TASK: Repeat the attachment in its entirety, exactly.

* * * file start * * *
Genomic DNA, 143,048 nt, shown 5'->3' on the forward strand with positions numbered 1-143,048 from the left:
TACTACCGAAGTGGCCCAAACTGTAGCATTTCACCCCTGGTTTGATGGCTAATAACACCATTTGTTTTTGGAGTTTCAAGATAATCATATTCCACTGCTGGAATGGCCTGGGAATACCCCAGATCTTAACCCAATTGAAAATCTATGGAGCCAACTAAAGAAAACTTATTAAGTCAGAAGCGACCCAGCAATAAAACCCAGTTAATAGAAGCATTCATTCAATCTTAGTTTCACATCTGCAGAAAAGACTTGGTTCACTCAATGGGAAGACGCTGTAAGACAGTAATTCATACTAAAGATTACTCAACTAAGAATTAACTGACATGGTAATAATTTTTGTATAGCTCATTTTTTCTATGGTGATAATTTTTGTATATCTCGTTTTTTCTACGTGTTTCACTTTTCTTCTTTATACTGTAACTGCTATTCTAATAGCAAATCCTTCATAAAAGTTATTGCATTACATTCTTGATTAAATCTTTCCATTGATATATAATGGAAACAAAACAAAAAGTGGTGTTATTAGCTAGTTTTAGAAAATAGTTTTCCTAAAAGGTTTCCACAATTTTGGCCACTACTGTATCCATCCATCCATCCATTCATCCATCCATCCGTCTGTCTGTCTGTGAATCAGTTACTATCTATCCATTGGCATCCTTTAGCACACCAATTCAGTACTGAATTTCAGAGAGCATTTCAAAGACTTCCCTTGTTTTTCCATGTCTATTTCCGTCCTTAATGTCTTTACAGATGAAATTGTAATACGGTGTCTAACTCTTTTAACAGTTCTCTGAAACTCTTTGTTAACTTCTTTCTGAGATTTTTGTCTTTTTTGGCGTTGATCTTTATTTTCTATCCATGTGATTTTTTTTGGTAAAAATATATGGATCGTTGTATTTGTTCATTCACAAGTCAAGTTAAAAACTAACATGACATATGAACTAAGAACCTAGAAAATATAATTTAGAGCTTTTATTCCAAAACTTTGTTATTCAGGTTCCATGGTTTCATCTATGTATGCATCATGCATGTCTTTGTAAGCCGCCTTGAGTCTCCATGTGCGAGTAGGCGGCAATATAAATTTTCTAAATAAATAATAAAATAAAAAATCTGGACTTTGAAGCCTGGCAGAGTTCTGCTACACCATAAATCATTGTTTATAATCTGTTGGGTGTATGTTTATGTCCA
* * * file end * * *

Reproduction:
Genomic DNA, 143,048 nt, shown 5'->3' on the forward strand with positions numbered 1-143,048 from the left:
TACTACCGAAGTGGCCCAAACTGTAGCATTTCACCCCTGGTTTGATGGCTAATAACACCATTTGTTTTTGGAGTTTCAAGATAATCATATTCCACTGCTGGAATGGCCTGGGAATACCCCAGATCTTAACCCAATTGAAAATCTATGGAGCCAACTAAAGAAAACTTATTAAGTCAGAAGCGACCCAGCAATAAAACCCAGTTAATAGAAGCATTCATTCAATCTTAGTTTCACATCTGCAGAAAAGACTTGGTTCACTCAATGGGAAGACGCTGTAAGACAGTAATTCATACTAAAGATTACTCAACTAAGAATTAACTGACATGGTAATAATTTTTGTATAGCTCATTTTTTCTATGGTGATAATTTTTGTATATCTCGTTTTTTCTACGTGTTTCACTTTTCTTCTTTATACTGTAACTGCTATTCTAATAGCAAATCCTTCATAAAAGTTATTGCATTACATTCTTGATTAAATCTTTCCATTGATATATAATGGAAACAAAACAAAAAGTGGTGTTATTAGCTAGTTTTAGAAAATAGTTTTCCTAAAAGGTTTCCACAATTTTGGCCACTACTGTATCCATCCATCCATCCATTCATCCATCCATCCGTCTGTCTGTCTGTGAATCAGTTACTATCTATCCATTGGCATCCTTTAGCACACCAATTCAGTACTGAATTTCAGAGAGCATTTCAAAGACTTCCCTTGTTTTTCCATGTCTATTTCCGTCCTTAATGTCTTTACAGATGAAATTGTAATACGGTGTCTAACTCTTTTAACAGTTCTCTGAAACTCTTTGTTAACTTCTTTCTGAGATTTTTGTCTTTTTTGGCGTTGATCTTTATTTTCTATCCATGTGATTTTTTTTGGTAAAAATATATGGATCGTTGTATTTGTTCATTCACAAGTCAAGTTAAAAACTAACATGACATATGAACTAAGAACCTAGAAAATATAATTTAGAGCTTTTATTCCAAAACTTTGTTATTCAGGTTCCATGGTTTCATCTATGTATGCATCATGCATGTCTTTGTAAGCCGCCTTGAGTCTCCATGTGCGAGTAGGCGGCAATATAAATTTTCTAAATAAATAATAAAATAAAAAATCTGGACTTTGAAGCCTGGCAGAGTTCTGCTACACCATAAATCATTGTTTATAATCTGTTGGGTGTATGTTTATGTCCA